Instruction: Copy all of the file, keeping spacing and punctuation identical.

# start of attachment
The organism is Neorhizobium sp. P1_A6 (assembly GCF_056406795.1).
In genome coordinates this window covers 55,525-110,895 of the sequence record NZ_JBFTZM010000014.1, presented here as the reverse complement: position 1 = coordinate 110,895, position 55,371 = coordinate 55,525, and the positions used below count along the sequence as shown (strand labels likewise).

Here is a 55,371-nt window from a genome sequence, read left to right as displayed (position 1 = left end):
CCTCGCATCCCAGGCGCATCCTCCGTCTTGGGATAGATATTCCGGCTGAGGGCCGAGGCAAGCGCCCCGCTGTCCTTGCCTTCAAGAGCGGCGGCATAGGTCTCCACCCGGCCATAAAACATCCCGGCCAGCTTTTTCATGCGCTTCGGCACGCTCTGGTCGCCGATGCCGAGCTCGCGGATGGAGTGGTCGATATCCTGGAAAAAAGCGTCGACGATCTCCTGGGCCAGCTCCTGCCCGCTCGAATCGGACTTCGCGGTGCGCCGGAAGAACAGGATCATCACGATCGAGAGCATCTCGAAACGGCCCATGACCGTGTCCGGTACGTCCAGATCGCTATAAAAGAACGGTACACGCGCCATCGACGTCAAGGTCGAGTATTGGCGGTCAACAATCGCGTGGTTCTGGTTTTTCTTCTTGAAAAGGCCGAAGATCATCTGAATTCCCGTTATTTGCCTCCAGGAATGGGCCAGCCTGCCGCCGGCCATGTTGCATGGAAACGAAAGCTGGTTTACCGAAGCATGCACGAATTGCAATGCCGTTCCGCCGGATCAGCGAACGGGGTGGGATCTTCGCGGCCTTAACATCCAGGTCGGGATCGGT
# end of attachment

The organism is Neorhizobium sp. P1_A6 (assembly GCF_056406795.1).
In genome coordinates this window covers 55,525-110,895 of the sequence record NZ_JBFTZM010000014.1, presented here as the reverse complement: position 1 = coordinate 110,895, position 55,371 = coordinate 55,525, and the positions used below count along the sequence as shown (strand labels likewise).

Here is a 55,371-nt window from a genome sequence, read left to right as displayed (position 1 = left end):
CCTCGCATCCCAGGCGCATCCTCCGTCTTGGGATAGATATTCCGGCTGAGGGCCGAGGCAAGCGCCCCGCTGTCCTTGCCTTCAAGAGCGGCGGCATAGGTCTCCACCCGGCCATAAAACATCCCGGCCAGCTTTTTCATGCGCTTCGGCACGCTCTGGTCGCCGATGCCGAGCTCGCGGATGGAGTGGTCGATATCCTGGAAAAAAGCGTCGACGATCTCCTGGGCCAGCTCCTGCCCGCTCGAATCGGACTTCGCGGTGCGCCGGAAGAACAGGATCATCACGATCGAGAGCATCTCGAAACGGCCCATGACCGTGTCCGGTACGTCCAGATCGCTATAAAAGAACGGTACACGCGCCATCGACGTCAAGGTCGAGTATTGGCGGTCAACAATCGCGTGGTTCTGGTTTTTCTTCTTGAAAAGGCCGAAGATCATCTGAATTCCCGTTATTTGCCTCCAGGAATGGGCCAGCCTGCCGCCGGCCATGTTGCATGGAAACGAAAGCTGGTTTACCGAAGCATGCACGAATTGCAATGCCGTTCCGCCGGATCAGCGAACGGGGTGGGATCTTCGCGGCCTTAACATCCAGGTCGGGATCGGT